‘To Kill a Mockingbird’ Comes to Washington with Richard Thomas as Atticus

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As the events of 1934 unfolded this week in Aaron Sorkin’s heartwarming stage version of “To Kill a Mockingbird,” Shaye Moss – demonized by Donald Trump The irreproachable Georgia Elections Staff-Shocking testimony came to mind this week.

It’s impossible not to intuit the tragic story of the novelist Harper Lee, Tom Robinson, a black Jim Crow South laborer who was convicted of raping a white man woman was unjustly condemned—in fact, a crime committed by her white father. The scapegoating and intimidation of black people was and is every aspect of American life in blatantly racist circles, and the harmful smears are exposed again, whether in fictional dramas or in the case of a woman falsely accused of voting fraud. in real torture.

I’ve seen Sorkin’s adaptations many times—at the Schubert Theater on Broadway, at Madison Square Garden, with 18,000 teens, and even an excerpt of the performance at the Library of Congress. But the fusion of “then” and “now” of the Alabama courtroom drama has never been more apparent during the tour at the Kennedy Center through July 10.

Watching ‘To Kill a Mockingbird’ with 18,000 schoolchildren is a profound climax

“Now” is repeatedly hinted at in Sorkin’s script, which director Bartlett Sher deftly brings to the stage, with actors led by Richard Thomas playing the particularly emotional Atticus Finch, the attorney defending Tom. “The mob is where people go to relax their conscience,” Atticus teaches his children, Scott (Melanie Moore) and Jem (Justin Mark). “When the horror comes to dinner, it dresses exactly like a Christian,” said Link Deas (Anthony Natale), a white man ostracized for marrying a black woman.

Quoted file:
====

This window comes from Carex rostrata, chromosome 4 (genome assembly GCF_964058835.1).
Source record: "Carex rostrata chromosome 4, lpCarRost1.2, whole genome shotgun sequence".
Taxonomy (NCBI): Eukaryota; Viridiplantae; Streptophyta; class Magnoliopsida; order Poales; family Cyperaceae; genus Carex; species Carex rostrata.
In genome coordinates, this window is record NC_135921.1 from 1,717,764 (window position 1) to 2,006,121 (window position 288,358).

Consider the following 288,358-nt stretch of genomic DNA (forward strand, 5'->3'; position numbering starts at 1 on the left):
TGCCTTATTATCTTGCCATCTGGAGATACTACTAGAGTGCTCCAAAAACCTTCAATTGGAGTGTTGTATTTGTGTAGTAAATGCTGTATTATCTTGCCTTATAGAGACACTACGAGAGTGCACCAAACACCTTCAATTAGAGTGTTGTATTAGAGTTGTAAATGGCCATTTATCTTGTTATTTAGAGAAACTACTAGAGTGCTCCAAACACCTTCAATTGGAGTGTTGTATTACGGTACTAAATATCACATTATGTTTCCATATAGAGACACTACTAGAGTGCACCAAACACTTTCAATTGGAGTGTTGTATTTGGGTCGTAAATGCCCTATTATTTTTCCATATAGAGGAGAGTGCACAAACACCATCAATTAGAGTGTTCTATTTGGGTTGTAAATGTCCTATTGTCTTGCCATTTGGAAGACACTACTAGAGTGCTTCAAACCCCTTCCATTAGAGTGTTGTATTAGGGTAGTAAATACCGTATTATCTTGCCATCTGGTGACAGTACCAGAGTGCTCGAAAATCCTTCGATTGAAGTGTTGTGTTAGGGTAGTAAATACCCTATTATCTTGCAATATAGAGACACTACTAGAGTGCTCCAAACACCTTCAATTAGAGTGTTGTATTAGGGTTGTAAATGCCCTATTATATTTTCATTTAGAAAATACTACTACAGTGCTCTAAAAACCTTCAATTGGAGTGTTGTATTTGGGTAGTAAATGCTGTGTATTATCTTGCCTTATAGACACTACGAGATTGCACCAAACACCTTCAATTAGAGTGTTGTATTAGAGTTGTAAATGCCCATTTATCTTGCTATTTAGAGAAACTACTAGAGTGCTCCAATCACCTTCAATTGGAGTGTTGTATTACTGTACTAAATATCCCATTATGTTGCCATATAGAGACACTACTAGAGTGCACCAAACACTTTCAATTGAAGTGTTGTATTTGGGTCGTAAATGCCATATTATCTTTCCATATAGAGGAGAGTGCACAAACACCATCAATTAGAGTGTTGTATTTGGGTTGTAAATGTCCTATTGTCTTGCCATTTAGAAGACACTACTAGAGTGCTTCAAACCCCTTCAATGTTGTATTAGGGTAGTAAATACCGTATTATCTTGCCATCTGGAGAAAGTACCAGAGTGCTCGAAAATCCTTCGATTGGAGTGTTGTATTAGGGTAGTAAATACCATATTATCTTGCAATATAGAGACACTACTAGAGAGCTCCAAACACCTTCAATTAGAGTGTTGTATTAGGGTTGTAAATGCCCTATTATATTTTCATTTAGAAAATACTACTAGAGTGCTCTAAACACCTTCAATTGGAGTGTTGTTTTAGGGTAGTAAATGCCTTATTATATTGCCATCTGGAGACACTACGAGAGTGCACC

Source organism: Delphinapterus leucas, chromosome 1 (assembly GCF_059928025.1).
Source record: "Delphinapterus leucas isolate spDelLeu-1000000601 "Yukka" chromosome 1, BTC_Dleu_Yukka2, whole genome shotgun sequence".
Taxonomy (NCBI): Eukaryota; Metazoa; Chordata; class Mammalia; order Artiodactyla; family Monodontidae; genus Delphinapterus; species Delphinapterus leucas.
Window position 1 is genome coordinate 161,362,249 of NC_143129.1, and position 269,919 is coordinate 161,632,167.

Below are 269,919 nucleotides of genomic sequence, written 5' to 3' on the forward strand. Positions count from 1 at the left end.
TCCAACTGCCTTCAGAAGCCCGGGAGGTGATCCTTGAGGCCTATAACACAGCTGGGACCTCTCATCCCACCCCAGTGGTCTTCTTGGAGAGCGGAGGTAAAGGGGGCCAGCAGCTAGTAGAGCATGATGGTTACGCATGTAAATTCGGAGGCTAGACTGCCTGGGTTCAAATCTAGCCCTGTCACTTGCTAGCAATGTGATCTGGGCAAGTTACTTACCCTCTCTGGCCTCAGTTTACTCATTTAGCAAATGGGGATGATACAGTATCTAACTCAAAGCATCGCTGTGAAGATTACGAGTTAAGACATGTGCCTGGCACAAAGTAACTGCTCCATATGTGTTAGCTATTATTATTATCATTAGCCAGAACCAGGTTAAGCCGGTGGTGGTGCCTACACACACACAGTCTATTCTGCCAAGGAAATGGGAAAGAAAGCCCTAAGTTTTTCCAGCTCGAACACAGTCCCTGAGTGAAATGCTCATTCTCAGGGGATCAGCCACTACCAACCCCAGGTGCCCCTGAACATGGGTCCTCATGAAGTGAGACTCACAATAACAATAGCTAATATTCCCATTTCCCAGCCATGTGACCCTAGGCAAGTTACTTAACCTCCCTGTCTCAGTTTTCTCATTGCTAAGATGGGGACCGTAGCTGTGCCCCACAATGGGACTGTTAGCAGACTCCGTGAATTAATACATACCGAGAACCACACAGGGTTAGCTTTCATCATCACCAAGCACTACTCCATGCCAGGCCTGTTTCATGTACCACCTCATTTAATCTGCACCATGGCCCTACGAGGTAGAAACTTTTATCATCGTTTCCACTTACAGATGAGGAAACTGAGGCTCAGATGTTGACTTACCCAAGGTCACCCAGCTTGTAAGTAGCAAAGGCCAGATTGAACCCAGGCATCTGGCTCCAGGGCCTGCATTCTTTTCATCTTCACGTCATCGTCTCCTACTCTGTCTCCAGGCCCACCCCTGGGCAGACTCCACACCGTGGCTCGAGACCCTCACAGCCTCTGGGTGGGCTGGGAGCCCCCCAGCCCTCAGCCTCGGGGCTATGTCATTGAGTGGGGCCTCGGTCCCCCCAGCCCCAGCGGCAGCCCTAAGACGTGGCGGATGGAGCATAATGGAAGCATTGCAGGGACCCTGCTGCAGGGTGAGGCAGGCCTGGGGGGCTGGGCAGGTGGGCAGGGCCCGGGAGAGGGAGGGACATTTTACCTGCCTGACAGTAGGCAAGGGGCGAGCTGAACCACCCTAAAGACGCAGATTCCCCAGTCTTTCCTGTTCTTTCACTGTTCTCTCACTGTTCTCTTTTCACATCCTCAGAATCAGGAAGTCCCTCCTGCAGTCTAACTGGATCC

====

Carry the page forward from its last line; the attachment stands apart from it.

You hear these words over and over again, as if they came not from the Southern courts during the Great Depression, but from the divided jungles of a turbulent 2022. “We must heal this wound,” Atticus declared, calling on his neighbors better angels in the conclusion of his defense, “or we will never stop bleeding.”

It must be noted that since this is Sorkin’s masterpiece, the rhetoric is full of lyrical flamboyance — and some passionate, ideologically transparent finger-wagging. Overall, the play is well done, and Thomas, who always exudes slick and decent American middle class, has naturally chosen to play the role initiated by Jeff Daniels. Still, the gigantic 2,364-seat opera house is not an ideal setting for a theatre, even one like Robin. I was seated in row 11 of the orchestral section, and even from that vantage point, the action felt a little far off. (A playmate joked that for the audience on the second floor, the play was over in 10 minutes.)

Aaron Sorkin and Jeff Daniels Make “To Kill a Mockingbird” a Mission